Chin Augmentation

Taking it on the Chin

As the economy wanes, chinplant surgery soars

A chin sure says a lot about a person. A strong, prominent chin tells the world that you could be President, while a weak chin suggests that the mail room might suit you better. It may sound a bit harsh, but this is precisely why more and more people are having chinplants.

Courtesy of AAFPRS

According to the American Society of Plastic Surgeons, chin augmentation increased 71 percent from 2010 to 2011. Some experts credit this meteoric rise in demand to video-chatting — it's true that looking down while Skyping or FaceTiming may exaggerate any excess fat around your chin (try it, you'll see!). However, most believe the struggling economy has also played a role in the chinplant surge.

Many employees in their 40s or 50s are forced to compete for jobs or promotions with their much-younger counterparts. One way to level the playing field is to look the part. The desire to remain gainfully employed has encouraged many people to seek nips and tucks through various cosmetic procedures, including chin implants. (At about $3,900, this is a sizable investment in your future, and insurance isn't likely to help out if the chin augmentation surgery is purely for cosmetic reasons.)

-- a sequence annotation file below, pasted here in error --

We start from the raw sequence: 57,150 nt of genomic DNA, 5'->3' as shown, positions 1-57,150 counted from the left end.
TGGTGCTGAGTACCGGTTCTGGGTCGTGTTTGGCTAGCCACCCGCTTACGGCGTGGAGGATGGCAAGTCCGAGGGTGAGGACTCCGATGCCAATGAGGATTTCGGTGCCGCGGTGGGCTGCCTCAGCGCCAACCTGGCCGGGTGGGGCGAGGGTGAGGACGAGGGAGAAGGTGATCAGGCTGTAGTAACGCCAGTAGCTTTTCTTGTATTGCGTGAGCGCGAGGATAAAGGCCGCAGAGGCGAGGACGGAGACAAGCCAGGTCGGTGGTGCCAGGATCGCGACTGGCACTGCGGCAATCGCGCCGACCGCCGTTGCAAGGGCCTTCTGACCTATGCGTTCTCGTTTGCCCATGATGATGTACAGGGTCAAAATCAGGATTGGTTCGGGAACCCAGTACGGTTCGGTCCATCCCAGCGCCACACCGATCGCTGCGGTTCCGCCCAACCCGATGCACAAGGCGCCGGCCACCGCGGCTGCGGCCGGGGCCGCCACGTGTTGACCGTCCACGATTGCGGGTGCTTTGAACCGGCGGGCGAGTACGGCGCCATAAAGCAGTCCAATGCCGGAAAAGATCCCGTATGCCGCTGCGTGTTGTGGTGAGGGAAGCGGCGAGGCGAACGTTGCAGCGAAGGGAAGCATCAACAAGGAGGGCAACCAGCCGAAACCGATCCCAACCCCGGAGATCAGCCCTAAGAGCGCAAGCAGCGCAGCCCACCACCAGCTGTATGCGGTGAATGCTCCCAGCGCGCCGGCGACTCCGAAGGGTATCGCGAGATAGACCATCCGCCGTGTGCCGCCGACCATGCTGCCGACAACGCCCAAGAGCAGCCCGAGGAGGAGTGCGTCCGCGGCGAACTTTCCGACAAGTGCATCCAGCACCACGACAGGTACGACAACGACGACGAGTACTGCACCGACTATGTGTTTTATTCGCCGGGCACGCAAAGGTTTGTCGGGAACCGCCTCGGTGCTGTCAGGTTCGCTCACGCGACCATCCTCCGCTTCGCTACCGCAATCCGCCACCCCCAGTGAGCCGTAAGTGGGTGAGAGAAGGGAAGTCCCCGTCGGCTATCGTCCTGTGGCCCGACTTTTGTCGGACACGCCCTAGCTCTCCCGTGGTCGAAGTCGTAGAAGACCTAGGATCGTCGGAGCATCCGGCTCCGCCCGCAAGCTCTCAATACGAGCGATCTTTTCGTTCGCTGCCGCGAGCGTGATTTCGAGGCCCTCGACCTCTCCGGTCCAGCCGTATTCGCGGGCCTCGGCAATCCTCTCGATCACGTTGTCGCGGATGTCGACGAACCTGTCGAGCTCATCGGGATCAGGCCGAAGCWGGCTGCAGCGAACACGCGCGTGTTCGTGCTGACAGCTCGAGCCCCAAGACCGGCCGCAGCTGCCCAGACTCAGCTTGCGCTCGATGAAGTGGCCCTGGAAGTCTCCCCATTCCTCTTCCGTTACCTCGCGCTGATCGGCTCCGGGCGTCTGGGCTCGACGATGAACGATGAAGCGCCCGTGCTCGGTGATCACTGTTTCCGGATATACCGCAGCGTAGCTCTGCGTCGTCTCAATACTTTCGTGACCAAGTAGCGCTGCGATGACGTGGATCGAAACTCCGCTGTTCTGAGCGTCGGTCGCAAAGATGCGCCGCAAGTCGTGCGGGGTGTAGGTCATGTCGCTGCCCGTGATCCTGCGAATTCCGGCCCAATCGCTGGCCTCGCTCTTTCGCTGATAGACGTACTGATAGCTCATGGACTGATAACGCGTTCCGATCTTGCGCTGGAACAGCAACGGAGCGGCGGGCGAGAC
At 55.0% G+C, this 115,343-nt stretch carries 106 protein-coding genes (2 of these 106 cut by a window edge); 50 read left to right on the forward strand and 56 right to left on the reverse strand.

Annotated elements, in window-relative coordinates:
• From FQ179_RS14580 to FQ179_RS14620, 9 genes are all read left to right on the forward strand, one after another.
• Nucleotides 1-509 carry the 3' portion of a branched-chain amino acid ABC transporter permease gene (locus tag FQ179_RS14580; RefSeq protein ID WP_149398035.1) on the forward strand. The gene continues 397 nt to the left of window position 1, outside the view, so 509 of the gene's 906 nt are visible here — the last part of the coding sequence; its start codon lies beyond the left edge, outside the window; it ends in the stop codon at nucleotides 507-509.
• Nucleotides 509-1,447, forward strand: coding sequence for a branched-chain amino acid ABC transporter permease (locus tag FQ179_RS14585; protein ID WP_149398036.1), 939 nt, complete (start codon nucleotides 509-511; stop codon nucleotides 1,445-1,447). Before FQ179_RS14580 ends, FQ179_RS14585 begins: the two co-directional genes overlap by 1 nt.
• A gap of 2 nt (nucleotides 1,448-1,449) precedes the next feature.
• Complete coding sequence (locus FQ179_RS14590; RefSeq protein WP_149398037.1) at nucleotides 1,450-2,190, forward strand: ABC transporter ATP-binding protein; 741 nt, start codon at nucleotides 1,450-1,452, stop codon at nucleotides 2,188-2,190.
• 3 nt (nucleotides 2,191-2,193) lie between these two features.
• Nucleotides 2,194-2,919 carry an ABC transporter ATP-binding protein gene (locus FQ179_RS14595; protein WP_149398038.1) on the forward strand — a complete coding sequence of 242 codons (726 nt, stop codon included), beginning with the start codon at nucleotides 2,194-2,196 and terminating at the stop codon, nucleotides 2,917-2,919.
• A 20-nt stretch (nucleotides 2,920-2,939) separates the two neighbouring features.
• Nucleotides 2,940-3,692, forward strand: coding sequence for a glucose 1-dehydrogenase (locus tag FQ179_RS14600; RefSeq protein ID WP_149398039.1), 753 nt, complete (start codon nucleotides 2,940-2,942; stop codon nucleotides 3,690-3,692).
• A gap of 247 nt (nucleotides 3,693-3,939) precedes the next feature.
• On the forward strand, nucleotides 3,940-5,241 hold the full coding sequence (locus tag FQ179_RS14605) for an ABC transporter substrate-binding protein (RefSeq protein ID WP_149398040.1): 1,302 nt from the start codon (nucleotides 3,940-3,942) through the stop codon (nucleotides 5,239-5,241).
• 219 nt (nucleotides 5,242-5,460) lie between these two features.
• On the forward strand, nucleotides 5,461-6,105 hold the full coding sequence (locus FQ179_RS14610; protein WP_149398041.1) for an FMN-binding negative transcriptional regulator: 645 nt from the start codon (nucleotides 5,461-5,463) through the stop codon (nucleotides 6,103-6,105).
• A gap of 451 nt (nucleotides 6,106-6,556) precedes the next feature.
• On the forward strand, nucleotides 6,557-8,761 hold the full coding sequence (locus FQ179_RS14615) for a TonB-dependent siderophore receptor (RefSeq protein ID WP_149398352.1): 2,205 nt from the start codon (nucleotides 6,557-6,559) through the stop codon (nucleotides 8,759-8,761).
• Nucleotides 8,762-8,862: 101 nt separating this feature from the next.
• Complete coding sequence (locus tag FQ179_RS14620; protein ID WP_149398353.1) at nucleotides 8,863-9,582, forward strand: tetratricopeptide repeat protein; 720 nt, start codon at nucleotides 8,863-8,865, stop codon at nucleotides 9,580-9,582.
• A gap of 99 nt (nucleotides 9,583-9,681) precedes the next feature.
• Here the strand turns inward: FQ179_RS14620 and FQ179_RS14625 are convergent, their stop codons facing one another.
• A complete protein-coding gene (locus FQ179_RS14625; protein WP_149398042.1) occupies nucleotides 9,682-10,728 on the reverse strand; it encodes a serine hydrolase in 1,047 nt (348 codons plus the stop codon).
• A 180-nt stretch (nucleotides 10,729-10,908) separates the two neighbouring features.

Thirty Minutes to a New Chin?

Unlike soft tissue fillers — which can also augment a weak chin — chin implants are permanent. To perform the procedure, a surgeon makes a small incision below your chin and inserts the implant. Thirty minutes later and voila! You have the chin of a President. (OK, it's not that easy-breezy, but it is a fairly straightforward surgery.)

There is no one-size-fits-all implant. They come in many sizes, shapes and materials. Sometimes, the surgeon may even cut a piece of bone from your lower jaw and move it forward. This is called a sliding genioplasty, or "chin advancement."

There are no scars if the chin implant is placed via an incision in your mouth, but it can take longer before you can eat normally if you go this route. By contrast, there may be a very small scar if the implant is placed through an incision under your chin. It's a tradeoff.

Chinplant Risks and Recovery

All surgeries have risks, including chin augmentation. Potential issues associated with chin implant surgery include the risk of infection and implant shifting.

Recovery takes time, so keep your chin up. It will be a while before you can eat and chew easily (particularly if the incision was made in your mouth). Your post-chinplant diet will likely include bland, soft foods. (Think Jell-O, and soup and mashed potatoes.) Rinse with salt water, mouth wash or prescription mouthwash to prevent infection. Following your post-op instructions carefully will get you back in the game quicker.

There are no shortcuts. Results are almost immediate, and while implants are designed to last forever, they can be removed if you are unhappy with the look or feel of your new chin.

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    Yael Halaas, MD, FACS

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